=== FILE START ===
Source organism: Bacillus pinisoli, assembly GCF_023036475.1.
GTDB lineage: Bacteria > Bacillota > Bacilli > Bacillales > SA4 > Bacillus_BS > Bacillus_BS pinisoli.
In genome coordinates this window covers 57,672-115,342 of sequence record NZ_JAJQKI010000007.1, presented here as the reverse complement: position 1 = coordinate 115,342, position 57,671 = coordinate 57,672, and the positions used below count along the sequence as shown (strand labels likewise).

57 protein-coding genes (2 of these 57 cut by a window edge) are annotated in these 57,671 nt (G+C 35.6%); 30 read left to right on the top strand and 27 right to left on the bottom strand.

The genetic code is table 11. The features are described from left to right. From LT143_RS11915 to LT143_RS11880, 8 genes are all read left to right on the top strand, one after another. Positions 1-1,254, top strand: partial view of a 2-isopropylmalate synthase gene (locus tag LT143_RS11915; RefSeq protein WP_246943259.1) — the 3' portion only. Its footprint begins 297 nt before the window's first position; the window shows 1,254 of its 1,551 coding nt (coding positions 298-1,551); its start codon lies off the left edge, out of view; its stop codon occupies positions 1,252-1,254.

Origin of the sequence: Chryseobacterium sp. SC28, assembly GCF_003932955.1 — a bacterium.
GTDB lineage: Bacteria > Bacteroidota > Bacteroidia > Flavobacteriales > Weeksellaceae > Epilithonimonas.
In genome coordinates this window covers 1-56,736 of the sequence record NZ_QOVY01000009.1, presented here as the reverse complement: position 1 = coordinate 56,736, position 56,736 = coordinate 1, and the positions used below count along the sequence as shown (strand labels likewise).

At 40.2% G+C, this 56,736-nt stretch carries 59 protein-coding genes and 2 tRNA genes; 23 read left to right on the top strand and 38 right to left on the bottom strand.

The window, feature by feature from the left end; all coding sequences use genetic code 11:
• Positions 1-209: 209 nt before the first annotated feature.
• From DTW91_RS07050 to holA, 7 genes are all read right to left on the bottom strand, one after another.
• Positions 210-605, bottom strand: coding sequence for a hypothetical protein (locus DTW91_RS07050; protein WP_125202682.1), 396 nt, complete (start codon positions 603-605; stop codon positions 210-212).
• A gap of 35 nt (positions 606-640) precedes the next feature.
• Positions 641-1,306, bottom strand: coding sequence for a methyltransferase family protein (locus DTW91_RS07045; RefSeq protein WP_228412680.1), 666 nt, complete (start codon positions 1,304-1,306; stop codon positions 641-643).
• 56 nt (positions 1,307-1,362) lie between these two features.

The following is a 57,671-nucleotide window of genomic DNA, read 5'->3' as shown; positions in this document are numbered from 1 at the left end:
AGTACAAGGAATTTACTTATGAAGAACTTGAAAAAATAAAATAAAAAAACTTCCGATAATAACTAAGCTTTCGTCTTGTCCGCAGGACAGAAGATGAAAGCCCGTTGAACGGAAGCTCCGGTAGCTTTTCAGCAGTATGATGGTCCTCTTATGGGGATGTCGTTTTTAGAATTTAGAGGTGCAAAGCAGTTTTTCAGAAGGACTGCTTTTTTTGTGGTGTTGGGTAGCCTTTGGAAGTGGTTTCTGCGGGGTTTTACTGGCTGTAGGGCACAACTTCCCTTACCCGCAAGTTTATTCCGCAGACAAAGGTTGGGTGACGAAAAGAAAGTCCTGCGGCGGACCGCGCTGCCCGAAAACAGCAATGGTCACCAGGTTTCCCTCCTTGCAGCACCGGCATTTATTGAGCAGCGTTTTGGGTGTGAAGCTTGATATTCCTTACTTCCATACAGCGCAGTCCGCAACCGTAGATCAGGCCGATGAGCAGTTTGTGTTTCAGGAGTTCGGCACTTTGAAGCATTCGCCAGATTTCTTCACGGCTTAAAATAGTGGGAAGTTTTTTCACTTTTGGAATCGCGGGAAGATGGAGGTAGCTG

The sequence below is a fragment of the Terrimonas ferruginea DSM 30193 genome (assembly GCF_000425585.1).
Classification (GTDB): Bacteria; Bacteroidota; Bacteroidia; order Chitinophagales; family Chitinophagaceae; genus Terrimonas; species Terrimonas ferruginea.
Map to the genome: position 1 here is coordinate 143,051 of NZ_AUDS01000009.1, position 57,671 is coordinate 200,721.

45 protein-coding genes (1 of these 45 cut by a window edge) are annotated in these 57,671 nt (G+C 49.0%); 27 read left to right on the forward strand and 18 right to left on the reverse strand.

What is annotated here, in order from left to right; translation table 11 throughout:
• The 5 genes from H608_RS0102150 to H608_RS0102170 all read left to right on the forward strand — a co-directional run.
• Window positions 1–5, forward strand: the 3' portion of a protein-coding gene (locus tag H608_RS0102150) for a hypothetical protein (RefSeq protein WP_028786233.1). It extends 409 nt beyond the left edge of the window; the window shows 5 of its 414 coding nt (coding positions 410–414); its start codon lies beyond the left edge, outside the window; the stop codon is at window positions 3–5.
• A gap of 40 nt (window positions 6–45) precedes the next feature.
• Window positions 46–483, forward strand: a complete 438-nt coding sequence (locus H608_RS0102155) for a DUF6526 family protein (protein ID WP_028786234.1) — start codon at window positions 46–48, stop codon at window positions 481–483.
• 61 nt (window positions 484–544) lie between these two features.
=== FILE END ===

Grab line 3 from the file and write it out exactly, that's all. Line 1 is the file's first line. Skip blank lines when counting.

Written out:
In genome coordinates this window covers 57,672-115,342 of sequence record NZ_JAJQKI010000007.1, presented here as the reverse complement: position 1 = coordinate 115,342, position 57,671 = coordinate 57,672, and the positions used below count along the sequence as shown (strand labels likewise).